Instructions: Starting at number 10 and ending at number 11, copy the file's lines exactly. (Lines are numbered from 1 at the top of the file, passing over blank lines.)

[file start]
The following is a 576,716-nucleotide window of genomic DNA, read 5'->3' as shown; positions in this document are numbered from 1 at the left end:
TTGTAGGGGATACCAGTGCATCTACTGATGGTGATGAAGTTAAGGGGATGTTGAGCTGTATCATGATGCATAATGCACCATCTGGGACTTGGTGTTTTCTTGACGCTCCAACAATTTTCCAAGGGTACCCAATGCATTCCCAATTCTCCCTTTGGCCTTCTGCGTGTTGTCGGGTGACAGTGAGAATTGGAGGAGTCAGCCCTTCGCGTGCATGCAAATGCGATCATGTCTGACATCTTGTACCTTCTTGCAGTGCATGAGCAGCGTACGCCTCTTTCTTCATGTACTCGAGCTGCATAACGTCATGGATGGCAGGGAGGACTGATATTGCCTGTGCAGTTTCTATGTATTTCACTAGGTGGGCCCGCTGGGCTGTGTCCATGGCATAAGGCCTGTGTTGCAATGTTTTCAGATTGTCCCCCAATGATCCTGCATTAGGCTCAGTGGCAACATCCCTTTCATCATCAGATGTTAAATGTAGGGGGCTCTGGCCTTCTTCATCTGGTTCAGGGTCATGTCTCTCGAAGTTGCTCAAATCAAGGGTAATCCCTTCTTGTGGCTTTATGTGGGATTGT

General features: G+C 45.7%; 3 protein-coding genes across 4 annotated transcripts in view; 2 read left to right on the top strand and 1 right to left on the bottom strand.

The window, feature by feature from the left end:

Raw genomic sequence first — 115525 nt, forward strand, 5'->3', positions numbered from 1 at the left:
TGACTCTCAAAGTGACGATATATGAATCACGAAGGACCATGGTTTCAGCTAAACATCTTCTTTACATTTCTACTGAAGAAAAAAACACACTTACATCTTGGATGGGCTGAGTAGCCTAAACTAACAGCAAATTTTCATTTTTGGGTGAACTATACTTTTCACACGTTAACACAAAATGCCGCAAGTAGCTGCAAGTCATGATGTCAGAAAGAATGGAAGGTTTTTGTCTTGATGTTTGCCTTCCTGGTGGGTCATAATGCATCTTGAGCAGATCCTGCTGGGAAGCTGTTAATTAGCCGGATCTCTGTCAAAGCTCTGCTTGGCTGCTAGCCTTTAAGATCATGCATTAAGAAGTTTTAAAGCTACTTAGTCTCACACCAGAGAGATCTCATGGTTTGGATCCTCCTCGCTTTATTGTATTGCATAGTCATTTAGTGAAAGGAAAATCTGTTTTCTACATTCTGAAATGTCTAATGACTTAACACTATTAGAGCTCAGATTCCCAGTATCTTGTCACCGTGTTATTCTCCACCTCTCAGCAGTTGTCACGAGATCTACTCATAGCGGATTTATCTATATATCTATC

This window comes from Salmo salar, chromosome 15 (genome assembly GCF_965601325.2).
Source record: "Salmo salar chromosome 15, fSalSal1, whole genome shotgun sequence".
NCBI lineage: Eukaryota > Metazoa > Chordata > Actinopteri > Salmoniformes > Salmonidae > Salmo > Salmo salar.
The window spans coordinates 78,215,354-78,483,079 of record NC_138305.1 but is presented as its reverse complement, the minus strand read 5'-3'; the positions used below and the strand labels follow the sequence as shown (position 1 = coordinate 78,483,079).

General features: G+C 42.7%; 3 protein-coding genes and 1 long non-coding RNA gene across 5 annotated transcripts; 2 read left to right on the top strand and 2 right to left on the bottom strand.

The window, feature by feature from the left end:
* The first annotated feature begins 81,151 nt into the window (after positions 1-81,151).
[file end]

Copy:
The window spans coordinates 78,215,354-78,483,079 of record NC_138305.1 but is presented as its reverse complement, the minus strand read 5'-3'; the positions used below and the strand labels follow the sequence as shown (position 1 = coordinate 78,483,079).

General features: G+C 42.7%; 3 protein-coding genes and 1 long non-coding RNA gene across 5 annotated transcripts; 2 read left to right on the top strand and 2 right to left on the bottom strand.